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Planned Parenthood Funding: James Madison vs. Obama and the Progressives
Posted By Paul G. Kengor On June 23, 2011 @ 6:59 pm In Economics & Political Systems,Faith & Society | No Comments
Editor’s note: A version of this article first appeared at CatholicVote.org.
With a critical vote in its state Senate, North Carolina has voted to de-fund Planned Parenthood. Republicans hold a huge majority in the Senate—meaning, as a Republican majority usually does, that the Senate is pro-life. The governor of the state, Bev Perdue, is a Democrat—meaning, as a Democrat chief executive usually does, that the governor is “pro-choice,” and favors funding Planned Parenthood. Enough Republicans exist in the legislature to over-ride Perdue’s veto.
Prior to this vote, North Carolina infused Planned Parenthood with $434,000 annually, directed at state “family-planning programs.” That money was to go to “non-abortion services;” that is, “non-abortion services” by the nation’s largest abortion provider.
Most significant, North Carolina’s action signals a potential trend among states. It is the third state to vote to de-fund Planned Parenthood, following measures by legislatures in Indiana and Kansas, where the governors are Republicans and supportive. In Kansas, the governor is the solidly pro-life Sam Brownback, a gigantic change from Governor Kathleen Sebelius, who is now President Obama’s point-person to revamp America’s healthcare system. In Indiana, the governor is Mitch Daniels.
In all three states, North Carolina, Kansas, and Indiana, we see yet again how the Republican Party has become the pro-life party and the Democratic Party—the party of my family’s roots—has continued in the opposite direction.
The next key thing to watch is how the Obama administration reacts to North Carolina. In recent weeks, the Obama administration moved to deny Indiana’s de-funding of Planned Parenthood. Indiana sought to remove the millions of dollars in subsidies Planned Parenthood received in federal funds (via the Indiana government) through Medicaid. The Obama administration told Indiana that it can’t do that, arguing that federal Medicaid law prohibits states from barring certain “health” providers “because of a provider’s scope of practice.”
That said, here’s the big picture:
It’s critical to comprehend the Obama administration’s position. It needs to be understood. It represents not merely a policy or partisan divide but an ideological chasm over the very function of government and balance of powers.
Among liberals/progressives, we see here not only an obvious embrace of the Planned Parenthood worldview, but the bitter fruits of a much longer march, pre-dating Planned Parenthood, to centralize power and control in a single government based in Washington, along with a corresponding removal of authority from states and localities. This is a debate as old as the republic itself. It dates to the 1780s: the Articles of Confederation, the Federalist Papers, Jefferson and Hamilton and Jay and Madison, the Constitution. Our Founders vigorously debated the proper balance of powers between states and the federal government, trying to avoid extremes in either direction. They did not want an imbalance where Washington slowly but surely subsumed powers that not only rightfully belonged to states but better served citizens in the hands of states.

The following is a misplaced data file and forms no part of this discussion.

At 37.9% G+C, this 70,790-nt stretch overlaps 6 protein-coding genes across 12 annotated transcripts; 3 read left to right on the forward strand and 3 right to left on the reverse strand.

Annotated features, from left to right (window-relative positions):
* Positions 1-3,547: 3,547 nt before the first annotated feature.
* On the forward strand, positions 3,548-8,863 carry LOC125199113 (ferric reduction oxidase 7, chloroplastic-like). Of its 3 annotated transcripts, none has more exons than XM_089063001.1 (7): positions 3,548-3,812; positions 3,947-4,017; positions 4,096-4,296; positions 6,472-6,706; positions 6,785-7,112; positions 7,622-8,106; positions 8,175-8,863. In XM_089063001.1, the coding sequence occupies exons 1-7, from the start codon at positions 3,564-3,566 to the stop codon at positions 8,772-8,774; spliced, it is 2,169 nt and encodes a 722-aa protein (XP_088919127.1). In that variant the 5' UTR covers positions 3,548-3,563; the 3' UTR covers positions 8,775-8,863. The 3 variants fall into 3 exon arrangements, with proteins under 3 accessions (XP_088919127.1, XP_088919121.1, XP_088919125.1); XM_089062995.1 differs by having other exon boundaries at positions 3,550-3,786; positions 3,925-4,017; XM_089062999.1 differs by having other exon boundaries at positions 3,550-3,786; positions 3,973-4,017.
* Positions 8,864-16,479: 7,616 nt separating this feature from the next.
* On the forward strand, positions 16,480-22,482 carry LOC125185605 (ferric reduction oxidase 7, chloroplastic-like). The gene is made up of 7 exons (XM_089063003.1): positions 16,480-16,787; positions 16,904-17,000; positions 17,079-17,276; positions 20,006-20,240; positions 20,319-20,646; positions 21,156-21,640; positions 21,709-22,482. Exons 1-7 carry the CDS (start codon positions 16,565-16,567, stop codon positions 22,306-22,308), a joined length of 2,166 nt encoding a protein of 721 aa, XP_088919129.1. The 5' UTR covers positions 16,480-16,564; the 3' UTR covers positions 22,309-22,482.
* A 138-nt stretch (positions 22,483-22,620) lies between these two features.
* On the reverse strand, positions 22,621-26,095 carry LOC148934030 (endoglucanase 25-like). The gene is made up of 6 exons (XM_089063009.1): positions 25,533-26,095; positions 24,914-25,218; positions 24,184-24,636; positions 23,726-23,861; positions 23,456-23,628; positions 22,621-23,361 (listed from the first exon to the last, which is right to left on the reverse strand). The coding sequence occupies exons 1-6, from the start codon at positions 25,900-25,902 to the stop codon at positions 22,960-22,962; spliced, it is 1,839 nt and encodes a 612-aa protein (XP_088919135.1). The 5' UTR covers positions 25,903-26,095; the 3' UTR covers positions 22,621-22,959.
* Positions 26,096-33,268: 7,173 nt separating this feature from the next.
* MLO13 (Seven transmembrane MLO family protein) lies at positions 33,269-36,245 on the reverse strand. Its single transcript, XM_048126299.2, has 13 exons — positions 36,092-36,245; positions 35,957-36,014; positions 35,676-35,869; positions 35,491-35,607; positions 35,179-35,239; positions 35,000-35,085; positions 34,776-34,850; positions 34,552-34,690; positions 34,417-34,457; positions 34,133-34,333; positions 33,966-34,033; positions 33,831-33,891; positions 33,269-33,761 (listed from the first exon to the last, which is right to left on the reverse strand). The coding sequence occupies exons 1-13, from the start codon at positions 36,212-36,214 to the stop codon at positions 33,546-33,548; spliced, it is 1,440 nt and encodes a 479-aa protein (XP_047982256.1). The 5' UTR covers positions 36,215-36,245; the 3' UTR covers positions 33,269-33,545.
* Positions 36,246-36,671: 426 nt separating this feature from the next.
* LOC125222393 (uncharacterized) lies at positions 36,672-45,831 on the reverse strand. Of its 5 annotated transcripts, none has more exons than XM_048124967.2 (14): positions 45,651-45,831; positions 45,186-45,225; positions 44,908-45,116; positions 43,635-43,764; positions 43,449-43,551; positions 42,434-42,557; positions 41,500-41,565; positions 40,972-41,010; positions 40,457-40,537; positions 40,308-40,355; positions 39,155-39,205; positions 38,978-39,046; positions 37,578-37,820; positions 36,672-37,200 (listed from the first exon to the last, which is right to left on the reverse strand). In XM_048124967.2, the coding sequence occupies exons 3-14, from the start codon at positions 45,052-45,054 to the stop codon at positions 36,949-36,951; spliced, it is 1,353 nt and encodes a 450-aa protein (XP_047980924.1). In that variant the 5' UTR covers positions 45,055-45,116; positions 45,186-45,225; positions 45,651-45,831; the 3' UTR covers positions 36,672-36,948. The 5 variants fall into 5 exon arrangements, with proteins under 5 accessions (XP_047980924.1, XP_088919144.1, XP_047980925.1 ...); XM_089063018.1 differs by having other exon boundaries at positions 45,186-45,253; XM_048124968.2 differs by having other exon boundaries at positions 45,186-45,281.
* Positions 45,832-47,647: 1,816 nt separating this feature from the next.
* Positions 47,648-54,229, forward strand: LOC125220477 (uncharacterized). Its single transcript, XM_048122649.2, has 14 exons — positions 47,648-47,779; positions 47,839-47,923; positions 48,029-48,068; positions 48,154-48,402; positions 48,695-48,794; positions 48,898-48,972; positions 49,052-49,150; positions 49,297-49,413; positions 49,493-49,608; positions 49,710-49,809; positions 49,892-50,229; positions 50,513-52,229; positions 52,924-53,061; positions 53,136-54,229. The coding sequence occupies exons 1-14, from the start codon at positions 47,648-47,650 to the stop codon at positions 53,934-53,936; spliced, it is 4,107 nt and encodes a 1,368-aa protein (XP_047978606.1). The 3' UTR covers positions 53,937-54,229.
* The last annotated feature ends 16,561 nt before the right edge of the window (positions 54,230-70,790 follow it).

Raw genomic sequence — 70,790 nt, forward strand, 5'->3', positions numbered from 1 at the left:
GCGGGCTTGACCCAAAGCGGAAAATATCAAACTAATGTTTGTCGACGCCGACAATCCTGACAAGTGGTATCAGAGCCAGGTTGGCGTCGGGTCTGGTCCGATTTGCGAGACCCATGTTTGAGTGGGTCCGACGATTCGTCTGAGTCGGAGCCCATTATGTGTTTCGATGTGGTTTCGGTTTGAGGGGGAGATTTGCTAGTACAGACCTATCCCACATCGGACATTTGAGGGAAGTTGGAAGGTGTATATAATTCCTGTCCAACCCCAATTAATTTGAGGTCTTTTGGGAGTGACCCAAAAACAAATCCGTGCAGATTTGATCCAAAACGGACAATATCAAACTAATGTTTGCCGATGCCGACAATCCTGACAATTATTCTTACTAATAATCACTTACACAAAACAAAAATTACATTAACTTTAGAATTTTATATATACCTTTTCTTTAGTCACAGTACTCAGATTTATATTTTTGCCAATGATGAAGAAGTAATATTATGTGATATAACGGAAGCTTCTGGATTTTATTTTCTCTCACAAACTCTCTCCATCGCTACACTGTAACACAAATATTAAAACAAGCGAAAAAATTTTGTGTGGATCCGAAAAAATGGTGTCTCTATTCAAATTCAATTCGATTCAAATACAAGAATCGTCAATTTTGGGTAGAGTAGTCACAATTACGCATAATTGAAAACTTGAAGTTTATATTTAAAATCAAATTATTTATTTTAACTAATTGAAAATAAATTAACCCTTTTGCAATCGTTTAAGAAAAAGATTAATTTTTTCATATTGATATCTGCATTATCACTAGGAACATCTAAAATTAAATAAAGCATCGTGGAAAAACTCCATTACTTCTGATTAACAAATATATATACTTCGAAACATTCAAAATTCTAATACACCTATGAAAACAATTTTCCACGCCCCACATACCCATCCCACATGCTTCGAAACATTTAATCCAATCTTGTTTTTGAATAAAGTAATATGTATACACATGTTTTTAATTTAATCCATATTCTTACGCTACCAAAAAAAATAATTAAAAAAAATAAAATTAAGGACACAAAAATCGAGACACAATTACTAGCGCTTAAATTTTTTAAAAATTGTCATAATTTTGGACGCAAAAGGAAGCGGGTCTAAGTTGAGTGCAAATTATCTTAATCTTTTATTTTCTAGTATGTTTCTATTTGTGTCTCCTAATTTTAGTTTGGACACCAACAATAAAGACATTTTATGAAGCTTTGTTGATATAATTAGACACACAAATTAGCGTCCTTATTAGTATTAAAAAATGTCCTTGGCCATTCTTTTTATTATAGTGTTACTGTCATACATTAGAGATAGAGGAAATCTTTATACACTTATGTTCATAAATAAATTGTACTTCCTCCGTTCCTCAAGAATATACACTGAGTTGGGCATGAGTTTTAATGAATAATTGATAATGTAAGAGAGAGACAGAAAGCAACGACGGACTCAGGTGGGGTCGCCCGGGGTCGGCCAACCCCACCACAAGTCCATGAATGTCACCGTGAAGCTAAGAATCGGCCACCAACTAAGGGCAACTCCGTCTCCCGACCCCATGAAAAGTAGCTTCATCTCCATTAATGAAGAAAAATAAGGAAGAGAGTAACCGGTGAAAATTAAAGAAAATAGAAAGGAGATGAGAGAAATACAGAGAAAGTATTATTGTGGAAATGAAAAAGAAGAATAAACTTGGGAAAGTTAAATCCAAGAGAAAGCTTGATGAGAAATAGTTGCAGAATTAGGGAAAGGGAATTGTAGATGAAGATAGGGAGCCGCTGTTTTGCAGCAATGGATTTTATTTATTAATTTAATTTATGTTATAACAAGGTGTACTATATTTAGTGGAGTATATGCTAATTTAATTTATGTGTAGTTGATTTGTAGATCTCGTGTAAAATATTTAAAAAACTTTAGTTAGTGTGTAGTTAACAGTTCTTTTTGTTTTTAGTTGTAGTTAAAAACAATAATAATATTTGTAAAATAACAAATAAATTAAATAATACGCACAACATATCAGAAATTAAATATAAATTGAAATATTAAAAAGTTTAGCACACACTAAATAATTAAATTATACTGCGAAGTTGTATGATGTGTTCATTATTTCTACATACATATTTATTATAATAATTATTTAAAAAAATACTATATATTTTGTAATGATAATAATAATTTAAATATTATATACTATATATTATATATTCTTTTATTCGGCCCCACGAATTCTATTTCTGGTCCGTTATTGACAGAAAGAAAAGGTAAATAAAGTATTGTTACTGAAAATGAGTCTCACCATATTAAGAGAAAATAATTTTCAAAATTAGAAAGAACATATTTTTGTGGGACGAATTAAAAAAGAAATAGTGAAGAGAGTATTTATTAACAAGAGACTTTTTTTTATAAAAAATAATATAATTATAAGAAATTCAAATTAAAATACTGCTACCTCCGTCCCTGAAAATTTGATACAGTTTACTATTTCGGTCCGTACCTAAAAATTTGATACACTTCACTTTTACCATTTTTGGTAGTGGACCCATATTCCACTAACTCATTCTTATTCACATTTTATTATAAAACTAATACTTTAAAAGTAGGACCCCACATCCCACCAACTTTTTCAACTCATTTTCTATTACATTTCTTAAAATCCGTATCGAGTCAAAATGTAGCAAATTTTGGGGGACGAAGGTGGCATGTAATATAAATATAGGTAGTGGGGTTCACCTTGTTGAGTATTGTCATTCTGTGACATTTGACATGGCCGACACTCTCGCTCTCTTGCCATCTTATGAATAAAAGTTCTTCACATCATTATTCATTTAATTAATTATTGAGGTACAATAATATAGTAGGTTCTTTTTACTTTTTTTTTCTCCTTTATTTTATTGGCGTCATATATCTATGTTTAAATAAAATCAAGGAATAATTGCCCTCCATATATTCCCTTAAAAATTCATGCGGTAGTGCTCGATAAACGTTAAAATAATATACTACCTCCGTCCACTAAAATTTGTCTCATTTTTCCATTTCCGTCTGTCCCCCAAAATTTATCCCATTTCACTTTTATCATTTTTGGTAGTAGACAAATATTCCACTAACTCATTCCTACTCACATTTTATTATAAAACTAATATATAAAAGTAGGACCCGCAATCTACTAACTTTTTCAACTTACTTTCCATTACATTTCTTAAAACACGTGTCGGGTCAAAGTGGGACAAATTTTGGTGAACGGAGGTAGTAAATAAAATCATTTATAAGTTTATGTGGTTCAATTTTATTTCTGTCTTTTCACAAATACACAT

To place this in a theological perspective, this is somewhat similar to the teaching of subsidiarity. When it comes to assisting citizens in need, whether through poverty programs or healthcare, subsidiarity encourages localism to the best extent possible. The essence of subsidiarity is that localities, whether public or private, from counties to churches, are closer to the problem; they provide a more efficient, human touch than a distant bureaucracy—and can do the job better than a one-size-fits-all source in Washington. Subsidiarity opposes collectivism and sets limits on state intervention.
I view subsidiarity as somewhat of a reflection or extension of James Madison’s so-called “Middle Ground.” Madison was mindful of a careful balance between state and federal power. Though he was at times a strong proponent of federal power, he warned against excesses in either direction. Though subsidiarity isn’t exactly the same thing, it, too, is about striking the best balance, and not over-centralizing things in Washington.
Sadly, progressives have long pushed for government powers almost solely in the federal direction. Healthcare and Planned Parenthood’s “services” are just the latest manifestation. Thus, they are apoplectic at the Obama administration—and throughout the halls of power in the Democratic Party—by any move by any state to de-fund Planned Parenthood. They are already greedy for federal power. They are already greedy for “abortion rights.” So, to have states getting in the way of their attempts to ensure federal funding of Planned Parenthood is nothing short of cultural Armageddon.
Watch these current actions closely, in North Carolina, Indiana, and Kansas, with more to come. Observe the ongoing hysterical response (click here for examples) of liberals/progressives, from the Obama administration to Democrats like Nancy Pelosi and Barbara Boxer. Their reaction says a lot about these folks, not only about their views on cultural issues and human life but on the very essence of government.
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